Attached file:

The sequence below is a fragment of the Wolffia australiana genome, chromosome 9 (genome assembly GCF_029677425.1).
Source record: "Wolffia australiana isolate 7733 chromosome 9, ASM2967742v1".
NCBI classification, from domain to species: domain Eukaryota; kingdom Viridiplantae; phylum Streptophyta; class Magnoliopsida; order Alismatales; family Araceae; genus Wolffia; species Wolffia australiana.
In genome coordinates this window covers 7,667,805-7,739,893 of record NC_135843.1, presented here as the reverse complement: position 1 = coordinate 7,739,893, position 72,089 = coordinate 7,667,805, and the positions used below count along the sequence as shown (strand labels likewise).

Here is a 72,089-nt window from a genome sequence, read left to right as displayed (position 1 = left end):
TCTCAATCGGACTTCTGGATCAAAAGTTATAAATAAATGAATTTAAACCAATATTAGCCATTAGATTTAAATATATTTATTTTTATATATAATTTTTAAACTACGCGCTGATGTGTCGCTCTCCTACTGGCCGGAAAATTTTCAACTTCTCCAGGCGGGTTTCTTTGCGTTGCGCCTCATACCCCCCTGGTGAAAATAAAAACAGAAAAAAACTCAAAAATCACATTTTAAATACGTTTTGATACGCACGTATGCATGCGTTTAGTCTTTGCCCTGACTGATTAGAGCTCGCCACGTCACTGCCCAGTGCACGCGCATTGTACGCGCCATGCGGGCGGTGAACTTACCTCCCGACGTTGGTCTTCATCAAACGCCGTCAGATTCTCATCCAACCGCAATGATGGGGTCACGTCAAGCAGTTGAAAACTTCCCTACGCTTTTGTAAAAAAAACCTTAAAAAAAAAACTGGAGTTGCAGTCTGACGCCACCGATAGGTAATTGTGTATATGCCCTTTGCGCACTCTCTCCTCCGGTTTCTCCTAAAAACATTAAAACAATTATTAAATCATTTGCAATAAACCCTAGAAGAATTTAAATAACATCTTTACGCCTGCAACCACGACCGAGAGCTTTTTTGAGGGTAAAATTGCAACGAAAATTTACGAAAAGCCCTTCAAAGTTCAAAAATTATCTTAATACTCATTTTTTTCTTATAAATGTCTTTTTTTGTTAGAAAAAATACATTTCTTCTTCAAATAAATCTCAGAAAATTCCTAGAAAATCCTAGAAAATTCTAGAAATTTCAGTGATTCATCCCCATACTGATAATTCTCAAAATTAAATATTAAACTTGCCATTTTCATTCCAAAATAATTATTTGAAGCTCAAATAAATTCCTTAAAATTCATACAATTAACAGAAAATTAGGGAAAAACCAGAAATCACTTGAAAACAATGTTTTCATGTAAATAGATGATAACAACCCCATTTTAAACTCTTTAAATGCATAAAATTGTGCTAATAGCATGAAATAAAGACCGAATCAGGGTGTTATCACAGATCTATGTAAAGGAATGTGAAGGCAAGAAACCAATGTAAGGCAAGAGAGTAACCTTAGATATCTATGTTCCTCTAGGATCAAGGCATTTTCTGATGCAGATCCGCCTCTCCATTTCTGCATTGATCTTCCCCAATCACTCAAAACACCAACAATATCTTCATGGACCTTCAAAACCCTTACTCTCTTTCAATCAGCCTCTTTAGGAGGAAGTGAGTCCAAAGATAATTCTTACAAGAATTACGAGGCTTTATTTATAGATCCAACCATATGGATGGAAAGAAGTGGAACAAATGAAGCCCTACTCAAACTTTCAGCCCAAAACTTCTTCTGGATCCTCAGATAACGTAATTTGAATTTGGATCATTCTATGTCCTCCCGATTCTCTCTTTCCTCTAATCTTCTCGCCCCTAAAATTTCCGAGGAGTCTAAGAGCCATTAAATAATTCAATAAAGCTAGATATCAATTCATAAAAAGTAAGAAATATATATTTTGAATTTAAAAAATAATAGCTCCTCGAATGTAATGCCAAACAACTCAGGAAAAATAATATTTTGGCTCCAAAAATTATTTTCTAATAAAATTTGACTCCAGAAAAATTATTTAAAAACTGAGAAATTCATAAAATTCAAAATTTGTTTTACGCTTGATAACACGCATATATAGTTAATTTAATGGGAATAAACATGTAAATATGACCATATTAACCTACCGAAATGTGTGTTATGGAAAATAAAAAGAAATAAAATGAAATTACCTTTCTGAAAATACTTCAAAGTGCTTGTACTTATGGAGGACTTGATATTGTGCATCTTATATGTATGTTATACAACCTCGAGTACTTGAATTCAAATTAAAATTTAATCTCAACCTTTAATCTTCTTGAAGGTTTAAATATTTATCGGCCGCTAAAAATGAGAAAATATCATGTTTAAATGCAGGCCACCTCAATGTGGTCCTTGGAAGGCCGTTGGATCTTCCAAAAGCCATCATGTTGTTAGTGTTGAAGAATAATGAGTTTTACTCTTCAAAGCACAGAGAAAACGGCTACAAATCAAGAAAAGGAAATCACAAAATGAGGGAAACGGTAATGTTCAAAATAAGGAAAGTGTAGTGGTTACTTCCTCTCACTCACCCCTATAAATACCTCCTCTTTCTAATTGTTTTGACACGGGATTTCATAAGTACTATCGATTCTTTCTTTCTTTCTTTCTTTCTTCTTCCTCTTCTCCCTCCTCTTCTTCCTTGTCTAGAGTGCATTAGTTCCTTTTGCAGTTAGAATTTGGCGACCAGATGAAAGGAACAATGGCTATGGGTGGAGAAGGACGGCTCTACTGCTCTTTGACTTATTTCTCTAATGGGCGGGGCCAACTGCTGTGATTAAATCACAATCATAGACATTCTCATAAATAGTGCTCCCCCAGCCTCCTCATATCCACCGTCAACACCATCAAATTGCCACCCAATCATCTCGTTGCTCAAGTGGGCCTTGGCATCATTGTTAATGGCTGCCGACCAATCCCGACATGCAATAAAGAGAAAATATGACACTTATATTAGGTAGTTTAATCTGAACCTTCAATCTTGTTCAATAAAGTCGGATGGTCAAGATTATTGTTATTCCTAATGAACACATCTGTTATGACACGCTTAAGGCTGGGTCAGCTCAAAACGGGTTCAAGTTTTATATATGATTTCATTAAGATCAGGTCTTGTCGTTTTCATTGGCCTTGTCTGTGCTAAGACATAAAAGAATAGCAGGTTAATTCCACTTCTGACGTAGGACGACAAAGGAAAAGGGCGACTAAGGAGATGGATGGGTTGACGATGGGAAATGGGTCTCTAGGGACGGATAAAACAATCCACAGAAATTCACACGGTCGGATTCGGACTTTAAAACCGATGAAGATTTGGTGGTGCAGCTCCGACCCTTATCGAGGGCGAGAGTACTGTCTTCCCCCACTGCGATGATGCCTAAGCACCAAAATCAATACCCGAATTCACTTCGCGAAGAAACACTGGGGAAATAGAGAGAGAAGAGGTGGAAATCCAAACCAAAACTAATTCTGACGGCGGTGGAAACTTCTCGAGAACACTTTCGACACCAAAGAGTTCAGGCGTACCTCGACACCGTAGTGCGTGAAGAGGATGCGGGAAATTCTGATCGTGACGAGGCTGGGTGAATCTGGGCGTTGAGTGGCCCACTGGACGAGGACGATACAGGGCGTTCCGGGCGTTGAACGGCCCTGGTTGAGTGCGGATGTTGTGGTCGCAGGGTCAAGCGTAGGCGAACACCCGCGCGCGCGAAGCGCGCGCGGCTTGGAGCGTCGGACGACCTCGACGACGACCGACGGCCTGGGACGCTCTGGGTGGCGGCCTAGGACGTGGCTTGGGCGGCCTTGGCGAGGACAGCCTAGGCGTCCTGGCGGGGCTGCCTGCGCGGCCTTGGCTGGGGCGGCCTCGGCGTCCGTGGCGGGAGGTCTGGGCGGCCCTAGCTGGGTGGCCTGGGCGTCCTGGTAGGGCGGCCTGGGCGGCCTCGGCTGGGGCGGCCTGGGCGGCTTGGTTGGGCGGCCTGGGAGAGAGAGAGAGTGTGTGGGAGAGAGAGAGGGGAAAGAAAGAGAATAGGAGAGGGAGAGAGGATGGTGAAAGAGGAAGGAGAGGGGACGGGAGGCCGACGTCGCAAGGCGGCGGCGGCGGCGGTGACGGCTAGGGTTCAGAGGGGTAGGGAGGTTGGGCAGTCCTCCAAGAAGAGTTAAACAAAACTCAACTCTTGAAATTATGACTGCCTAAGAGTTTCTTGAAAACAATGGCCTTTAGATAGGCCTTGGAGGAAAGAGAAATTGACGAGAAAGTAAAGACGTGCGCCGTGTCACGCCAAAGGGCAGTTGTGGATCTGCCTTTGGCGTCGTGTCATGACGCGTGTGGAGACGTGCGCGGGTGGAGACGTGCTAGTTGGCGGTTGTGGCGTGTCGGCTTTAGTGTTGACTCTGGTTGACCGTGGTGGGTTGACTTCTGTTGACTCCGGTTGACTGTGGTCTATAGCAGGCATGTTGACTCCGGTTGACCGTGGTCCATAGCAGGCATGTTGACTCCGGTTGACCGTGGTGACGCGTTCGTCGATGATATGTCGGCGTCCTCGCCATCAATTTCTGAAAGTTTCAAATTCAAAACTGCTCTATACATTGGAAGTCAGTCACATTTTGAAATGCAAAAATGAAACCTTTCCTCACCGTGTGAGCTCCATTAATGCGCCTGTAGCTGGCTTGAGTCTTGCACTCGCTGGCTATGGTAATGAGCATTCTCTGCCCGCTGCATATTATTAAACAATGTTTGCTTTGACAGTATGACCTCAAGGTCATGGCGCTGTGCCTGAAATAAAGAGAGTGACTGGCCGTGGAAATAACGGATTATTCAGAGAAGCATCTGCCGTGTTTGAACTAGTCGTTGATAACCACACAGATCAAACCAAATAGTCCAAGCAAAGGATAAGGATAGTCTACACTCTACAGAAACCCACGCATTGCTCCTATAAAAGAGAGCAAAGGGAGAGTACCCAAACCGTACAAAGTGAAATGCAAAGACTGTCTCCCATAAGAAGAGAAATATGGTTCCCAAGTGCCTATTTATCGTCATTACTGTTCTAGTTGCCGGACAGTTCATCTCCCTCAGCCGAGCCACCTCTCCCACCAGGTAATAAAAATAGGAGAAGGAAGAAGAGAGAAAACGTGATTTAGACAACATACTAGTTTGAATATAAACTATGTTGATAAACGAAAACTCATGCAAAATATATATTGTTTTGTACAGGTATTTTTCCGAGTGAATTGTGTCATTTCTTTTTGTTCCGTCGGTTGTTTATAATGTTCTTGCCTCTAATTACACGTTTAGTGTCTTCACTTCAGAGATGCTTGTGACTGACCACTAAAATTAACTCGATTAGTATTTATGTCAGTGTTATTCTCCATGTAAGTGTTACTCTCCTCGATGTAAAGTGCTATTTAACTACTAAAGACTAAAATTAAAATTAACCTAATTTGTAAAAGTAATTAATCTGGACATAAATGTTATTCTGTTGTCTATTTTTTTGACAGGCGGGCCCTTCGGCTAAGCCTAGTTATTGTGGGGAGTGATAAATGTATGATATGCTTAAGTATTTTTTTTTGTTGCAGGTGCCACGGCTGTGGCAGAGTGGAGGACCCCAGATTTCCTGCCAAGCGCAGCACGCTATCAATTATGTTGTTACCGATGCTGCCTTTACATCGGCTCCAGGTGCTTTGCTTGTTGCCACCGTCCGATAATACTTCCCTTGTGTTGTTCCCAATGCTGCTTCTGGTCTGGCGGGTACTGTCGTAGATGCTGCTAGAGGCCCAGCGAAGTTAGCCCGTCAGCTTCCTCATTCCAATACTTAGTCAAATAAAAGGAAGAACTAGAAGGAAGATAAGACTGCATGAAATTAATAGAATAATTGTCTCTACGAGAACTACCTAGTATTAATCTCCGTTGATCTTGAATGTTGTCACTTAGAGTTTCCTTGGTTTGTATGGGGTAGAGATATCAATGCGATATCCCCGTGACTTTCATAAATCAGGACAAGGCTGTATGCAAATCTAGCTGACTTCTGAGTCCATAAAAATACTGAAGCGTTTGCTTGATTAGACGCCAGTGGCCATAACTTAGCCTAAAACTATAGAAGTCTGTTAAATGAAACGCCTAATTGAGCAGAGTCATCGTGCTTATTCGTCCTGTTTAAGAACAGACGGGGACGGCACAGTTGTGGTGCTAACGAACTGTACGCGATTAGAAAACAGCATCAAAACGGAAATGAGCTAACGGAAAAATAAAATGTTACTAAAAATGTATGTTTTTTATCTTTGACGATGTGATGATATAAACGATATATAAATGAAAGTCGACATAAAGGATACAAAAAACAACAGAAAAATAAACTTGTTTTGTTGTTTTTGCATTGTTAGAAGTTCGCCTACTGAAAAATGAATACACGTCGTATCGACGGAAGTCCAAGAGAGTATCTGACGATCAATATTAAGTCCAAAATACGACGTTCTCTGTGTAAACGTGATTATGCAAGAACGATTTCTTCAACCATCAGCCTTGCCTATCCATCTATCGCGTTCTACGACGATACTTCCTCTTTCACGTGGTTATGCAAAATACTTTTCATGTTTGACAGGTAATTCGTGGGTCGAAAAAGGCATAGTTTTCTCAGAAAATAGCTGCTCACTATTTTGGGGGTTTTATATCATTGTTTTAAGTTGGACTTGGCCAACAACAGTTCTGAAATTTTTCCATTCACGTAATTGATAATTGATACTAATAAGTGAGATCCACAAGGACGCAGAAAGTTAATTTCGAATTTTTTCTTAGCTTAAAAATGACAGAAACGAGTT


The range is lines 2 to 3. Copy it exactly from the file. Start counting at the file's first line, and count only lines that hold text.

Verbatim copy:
Source record: "Wolffia australiana isolate 7733 chromosome 9, ASM2967742v1".
NCBI classification, from domain to species: domain Eukaryota; kingdom Viridiplantae; phylum Streptophyta; class Magnoliopsida; order Alismatales; family Araceae; genus Wolffia; species Wolffia australiana.